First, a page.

Posted by: Rick Vanover
Rick Vanover, Virtual machine security, Virtualization, VMware, VMware ESX, VMWare Server 2.0, VMware Workstation
The planning steps are incredibly important for a successful configuration of any VMware implementation, regardless of shape and size. One specific area you should consider while planning is supported guest operating system configuration limitations.
VMware frequently updates the Guest Operating System Installation Guide (GOSIG), an online book that gives specific information for VMware ESX Server, VMware GSX Server, VMware Server, VMware ACE, VMware Workstation and VMware Fusion guest operating systems. This guide gives very specific configuration matrices for the VMware product and the guest OSes that can be run within the product. Further, there are very handy known issues sections for each guest OS.
Supported VMware Server 2.0 configurations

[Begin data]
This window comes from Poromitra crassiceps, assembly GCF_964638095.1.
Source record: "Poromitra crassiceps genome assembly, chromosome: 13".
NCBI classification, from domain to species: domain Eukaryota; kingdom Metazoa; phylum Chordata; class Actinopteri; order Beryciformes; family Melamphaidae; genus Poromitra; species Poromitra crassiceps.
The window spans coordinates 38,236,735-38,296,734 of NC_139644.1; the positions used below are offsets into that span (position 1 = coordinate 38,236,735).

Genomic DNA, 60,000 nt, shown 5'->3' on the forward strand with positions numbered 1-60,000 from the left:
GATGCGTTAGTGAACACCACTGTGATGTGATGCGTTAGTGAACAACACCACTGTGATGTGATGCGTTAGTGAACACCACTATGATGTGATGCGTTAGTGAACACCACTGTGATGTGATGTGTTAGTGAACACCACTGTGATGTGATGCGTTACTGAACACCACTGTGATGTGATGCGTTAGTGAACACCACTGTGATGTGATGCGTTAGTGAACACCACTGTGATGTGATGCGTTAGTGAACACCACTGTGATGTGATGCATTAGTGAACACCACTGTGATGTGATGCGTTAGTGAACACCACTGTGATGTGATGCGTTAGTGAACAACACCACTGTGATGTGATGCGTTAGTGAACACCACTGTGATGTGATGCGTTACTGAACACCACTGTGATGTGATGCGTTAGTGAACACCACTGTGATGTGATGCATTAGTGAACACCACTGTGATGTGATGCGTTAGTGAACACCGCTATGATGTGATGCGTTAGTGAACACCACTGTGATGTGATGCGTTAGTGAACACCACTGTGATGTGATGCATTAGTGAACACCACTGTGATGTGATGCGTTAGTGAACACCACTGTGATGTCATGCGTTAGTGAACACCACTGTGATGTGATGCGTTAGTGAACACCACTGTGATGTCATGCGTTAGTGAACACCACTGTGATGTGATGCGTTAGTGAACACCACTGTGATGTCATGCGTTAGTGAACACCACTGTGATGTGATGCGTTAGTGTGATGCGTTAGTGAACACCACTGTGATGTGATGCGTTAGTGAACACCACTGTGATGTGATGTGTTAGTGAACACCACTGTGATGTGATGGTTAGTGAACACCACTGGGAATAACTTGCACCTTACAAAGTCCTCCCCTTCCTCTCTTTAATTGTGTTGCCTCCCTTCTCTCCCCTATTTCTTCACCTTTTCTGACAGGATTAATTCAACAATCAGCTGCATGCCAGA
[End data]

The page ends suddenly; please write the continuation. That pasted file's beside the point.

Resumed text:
A specific example that I have found this guide helpful in regards to VMware Server 2.0. According to the GOSIG resource, Windows Server 2003 is only a supported configuration on VMware Server 2.0 with Service Pack 1, Service Pack 2 or the R2 features added to Windows Server 2003. VMware ESX, however, has a fully supported configuration for Windows Server 2003, including the base release without any Service Packs or the R2 features, in all versions from 2.0 through 3.5 Update 3.
Supported Windows Server 2008 configurations
Some configurations are more obvious, such as running Windows Server 2008 as a guest operating system on a hypervisor that predates the release of the guest OS. In the GOSIG guide, Windows Server 2008 64-bit guest OSes are supported only on more current products. Some platforms, such as VMware GSX server and VMware ESX Server 2.x and 3.0x are not a supported configuration for this guest OS. Even with all of this information, and the officially supported configurations – you may find that certain situations are successful even though they are not listed in the GOSIG documentation. A better practice would be to match the hypervisors with the supported configurations in regards to the guest OSes, and this may mean standing up different versions of VMware products to cover the full range of OSes that are required in your environment.